4. Seafood Paella in a Skillet
Ever seen a chef in a restaurant cooking paella in one of those big, curved pans? Those are great, but paella doesn’t actually have to be cooked in an enormous specialty pan. A cast iron skillet does the trick for a smaller crowd — and even gets you that crackling-crisp, caramelized rice, called socarrat, that’s such an important part of the dish. This is honestly one of our favorite healthy cast iron skillet recipes. It uses plenty of seafood for lean protein and adds a Spanish flair with white wine, bell peppers, and saffron. Can’t find (or don’t want to buy) the four types of seafood this recipe calls for? Mix and match with what you have on hand, and make this your own personal paella. Given the amount of acid in this dish, we’d recommend using an enameled cast iron skillet for this one.
5. Vegetable Breakfast Hash
Pro tip: Cast iron is great for the morning, too. Spiralized butternut squash is the base for this hash, while onions, garlic, and cayenne pepper provide a flavorful zing. Using cast iron helps to crisp up a few edges of the butternut squash spirals for a perfect textural contrast. Because no breakfast is complete without protein, top the hash with sunny-side-up eggs for that gorgeous, golden yolk. For extra color and flavor, try adding other types of root vegetable spirals, like beet or potato spirals, too.
6. Weeknight Chicken Fajitas
Recreate the sizzle and pop of fajitas at home with your cast iron skillet. Fajitas benefit from the kind of high-heat tolerance a cast iron skillet can offer, and it gives the vegetables that classic charred look. Besides smelling incredible, being extremely healthy, and easy to clean up, chicken fajitas can go from the stovetop to the dinner table in just 15 minutes. To save on carbs, these fajitas don’t necessarily need to be eaten in tortillas. Simply serve over steamed quinoa for a low-carb, healthful spin that’s just as tasty.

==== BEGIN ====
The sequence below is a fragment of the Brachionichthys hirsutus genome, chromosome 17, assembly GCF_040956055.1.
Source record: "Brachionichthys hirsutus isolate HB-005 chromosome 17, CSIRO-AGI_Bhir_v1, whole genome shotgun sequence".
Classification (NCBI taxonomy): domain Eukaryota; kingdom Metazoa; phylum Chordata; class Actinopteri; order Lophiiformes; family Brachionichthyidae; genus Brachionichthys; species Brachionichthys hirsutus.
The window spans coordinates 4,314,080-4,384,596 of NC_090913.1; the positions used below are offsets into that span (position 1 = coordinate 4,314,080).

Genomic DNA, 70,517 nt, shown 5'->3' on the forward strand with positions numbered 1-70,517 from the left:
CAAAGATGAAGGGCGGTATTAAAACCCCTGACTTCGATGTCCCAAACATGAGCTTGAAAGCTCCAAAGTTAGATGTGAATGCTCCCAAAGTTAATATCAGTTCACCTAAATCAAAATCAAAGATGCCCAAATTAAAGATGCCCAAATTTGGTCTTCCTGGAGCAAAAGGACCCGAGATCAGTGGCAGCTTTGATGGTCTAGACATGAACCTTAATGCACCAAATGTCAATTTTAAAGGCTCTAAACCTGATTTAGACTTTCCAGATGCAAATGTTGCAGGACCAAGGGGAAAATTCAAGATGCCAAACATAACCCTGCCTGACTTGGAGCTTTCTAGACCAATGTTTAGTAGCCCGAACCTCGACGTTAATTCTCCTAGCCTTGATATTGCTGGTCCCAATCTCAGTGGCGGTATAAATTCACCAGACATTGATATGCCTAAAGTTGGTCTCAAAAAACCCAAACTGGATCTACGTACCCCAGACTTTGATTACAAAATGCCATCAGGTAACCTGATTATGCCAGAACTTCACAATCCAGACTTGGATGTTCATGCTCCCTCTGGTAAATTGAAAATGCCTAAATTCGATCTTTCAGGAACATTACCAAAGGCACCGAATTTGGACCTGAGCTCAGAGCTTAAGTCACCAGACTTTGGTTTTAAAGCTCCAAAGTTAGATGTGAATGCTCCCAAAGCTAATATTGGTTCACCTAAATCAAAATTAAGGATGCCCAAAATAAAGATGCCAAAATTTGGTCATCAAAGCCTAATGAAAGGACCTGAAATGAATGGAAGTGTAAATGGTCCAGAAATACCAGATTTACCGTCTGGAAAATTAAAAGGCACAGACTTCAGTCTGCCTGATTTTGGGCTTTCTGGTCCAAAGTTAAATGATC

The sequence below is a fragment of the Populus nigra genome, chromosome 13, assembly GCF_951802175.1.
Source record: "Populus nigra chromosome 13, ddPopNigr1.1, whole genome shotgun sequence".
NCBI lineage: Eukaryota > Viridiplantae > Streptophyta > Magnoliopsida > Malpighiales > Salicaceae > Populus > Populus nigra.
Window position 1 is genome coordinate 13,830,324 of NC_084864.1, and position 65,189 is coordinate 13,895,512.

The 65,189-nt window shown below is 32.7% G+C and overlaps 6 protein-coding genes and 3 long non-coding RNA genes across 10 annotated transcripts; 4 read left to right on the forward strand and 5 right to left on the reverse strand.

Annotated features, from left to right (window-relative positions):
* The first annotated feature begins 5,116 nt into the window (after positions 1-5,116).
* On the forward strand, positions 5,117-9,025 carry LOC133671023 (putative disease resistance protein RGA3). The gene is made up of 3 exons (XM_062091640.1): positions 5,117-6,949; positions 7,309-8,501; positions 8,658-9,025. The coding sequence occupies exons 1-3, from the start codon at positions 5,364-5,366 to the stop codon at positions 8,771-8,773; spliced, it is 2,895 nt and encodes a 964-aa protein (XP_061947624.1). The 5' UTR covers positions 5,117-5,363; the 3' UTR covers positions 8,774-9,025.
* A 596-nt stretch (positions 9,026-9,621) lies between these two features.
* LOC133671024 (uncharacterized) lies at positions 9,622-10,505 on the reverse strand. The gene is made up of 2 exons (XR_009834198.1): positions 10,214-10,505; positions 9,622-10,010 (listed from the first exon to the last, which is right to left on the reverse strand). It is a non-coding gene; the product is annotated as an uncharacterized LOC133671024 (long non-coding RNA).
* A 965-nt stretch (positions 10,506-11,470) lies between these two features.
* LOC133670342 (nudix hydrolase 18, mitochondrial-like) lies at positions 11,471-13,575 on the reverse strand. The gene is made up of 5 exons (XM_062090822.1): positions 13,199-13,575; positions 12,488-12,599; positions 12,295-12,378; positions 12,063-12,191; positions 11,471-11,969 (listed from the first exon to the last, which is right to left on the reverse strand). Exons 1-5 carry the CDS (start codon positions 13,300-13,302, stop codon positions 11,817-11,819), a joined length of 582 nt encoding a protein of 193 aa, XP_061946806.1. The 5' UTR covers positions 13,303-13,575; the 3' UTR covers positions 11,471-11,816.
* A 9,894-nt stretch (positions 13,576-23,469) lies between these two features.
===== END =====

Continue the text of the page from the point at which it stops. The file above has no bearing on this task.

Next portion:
7. Simple Spinach Egg White Frittata
Egg white frittatas can sometimes be healthier than whole egg frittatas, but they need to be dressed up a little more to make them taste just as great: This is where bell peppers and onions come in, along with spices and hot sauce. Everything gets sautéed on the stovetop, then the eggs set in the oven. This frittata is totally customizable to your tastes (and what happens to be in the fridge) so you can add any vegetables you prefer to make your perfect breakfast.
8. Low-Carb Vegetarian Lasagna Rolls
It’s true, you can enjoy the same flavors as lasagna with fewer carbs — and as a one-pan meal. Everything in these lasagna rolls gets prepped on the stovetop, then the cheese melts in the heat of the oven. It makes for a meal that can be eaten directly out of the skillet with a fork (or served with a turner, if you want to get fancy about it). When making this dish in a cast iron skillet, opt for a very well-seasoned or an enameled cast iron pan because acidic ingredients like tomatoes can strip the seasoning.
April Blake is a travel and food writer who lives in South Carolina. You can find her at theaprilblake.com, and enjoys trying new beverages, vinyasa yoga, and petting her dogs.